The library was so named after members of Hackney’s staff and community made a sound case for honouring a legendary figure, acknowledged by forward thinking academics, writers and even cricket lovers. As has been pointed out by the campaign organisers and by many on line petitioners; the decision to name the facility ‘the CLR James Library’ was seen as Hackney making a public statement and commitment regarding the literary contribution of African Caribbean people to world literature. This was appropriate in a borough with such a high percentage of African Caribbean people. It would be just as profound a statement if this recognition was now rescinded.

This is an issue that rather than become a much bigger problem than it currently is, can be made to go away just by the taking of a rational and correct decision. It should not require a petition, deputation to the Council, judicial review or demonstrations.

Signed by:

Selma James (widow of CLR James)

Professor Gus John, Founder Trustee of the George Padmore Institute and former Director of Education and Leisure Services in Hackney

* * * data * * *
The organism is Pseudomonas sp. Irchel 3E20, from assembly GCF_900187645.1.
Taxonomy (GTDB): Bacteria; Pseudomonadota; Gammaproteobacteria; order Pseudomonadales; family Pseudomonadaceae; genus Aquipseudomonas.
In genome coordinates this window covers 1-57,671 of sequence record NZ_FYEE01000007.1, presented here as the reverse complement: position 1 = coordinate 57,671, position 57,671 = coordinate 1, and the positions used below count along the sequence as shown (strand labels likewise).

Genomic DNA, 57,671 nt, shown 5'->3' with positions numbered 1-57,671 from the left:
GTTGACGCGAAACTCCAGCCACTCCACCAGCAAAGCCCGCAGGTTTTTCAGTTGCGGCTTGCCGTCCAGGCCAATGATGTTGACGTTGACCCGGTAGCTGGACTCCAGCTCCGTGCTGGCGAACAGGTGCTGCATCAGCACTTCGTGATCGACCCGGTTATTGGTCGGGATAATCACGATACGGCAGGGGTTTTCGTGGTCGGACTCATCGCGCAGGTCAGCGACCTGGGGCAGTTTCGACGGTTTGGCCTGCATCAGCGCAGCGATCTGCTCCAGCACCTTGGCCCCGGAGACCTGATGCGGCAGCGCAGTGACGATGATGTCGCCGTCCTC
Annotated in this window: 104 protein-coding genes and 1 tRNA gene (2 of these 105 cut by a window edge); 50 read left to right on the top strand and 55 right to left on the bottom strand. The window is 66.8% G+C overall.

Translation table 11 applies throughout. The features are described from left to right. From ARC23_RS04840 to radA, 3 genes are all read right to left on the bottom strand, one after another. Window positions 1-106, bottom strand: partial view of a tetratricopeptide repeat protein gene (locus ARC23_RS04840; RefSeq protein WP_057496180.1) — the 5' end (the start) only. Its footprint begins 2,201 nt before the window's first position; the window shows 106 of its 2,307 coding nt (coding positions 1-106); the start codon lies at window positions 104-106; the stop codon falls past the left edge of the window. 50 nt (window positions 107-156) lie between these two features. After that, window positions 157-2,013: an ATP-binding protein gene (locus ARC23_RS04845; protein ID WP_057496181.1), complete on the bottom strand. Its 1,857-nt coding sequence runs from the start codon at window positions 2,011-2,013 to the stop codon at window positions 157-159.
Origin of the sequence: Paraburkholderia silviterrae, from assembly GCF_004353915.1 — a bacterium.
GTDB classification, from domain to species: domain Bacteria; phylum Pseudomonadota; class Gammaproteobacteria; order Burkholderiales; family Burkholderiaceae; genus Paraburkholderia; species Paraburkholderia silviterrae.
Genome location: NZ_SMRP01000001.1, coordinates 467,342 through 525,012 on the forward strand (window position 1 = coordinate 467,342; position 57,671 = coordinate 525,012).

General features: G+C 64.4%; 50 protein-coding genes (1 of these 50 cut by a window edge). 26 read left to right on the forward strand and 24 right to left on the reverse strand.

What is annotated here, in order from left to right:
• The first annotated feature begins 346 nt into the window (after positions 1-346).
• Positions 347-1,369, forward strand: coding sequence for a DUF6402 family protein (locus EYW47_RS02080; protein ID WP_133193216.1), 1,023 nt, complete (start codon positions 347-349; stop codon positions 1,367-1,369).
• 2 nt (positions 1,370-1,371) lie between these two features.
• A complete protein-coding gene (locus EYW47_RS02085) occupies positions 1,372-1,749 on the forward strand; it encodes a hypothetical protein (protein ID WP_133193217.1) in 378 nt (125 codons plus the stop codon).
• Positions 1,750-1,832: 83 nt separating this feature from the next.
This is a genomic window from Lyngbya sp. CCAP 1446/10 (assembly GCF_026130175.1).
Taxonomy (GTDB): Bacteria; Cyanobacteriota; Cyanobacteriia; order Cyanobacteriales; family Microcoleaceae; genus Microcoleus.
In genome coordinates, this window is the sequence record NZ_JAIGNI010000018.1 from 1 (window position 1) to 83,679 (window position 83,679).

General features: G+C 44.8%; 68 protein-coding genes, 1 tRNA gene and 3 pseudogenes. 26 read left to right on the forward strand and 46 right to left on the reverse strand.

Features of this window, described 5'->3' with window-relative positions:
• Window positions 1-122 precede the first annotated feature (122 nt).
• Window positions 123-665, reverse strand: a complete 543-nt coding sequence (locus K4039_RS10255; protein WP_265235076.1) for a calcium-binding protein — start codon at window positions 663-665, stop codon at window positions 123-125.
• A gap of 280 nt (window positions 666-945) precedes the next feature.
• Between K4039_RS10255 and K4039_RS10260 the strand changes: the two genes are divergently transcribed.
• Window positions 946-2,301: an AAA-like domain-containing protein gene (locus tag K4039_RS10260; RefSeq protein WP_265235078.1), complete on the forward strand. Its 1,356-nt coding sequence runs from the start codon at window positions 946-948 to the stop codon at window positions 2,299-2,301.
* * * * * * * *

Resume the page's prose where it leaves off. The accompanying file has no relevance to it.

Judith Jacob, Actress (Eastenders, No Problem & the Real McCoy (Yabba Yabba)

Cllr Patrick Vernon, Queensbridge Ward (London Borough of Hackney)

Professor Richard Drayton, Department of History Kings College London

Cllr Carole Williams - Hoxton (London Borough of Hackney)

Reverend Rose Hudson-Wilkin, Vicar of Westminster, Chaplain to the House of Commons & Hackney resident

Linton Kwesi Johnson, poet

Ngoma Bishop, Chair of the Black & Ethnic Minority Arts Network (BEMA), House of Arts & Music Promotion Services (H-AMPS) and Save the CLR James Library Campaign Coordinator

Andrea Enisuoh, Hackney Unites & CLR James Library Campaign Administrator

Edited to add: This campaign has since been victorious, after a mass petition which was online here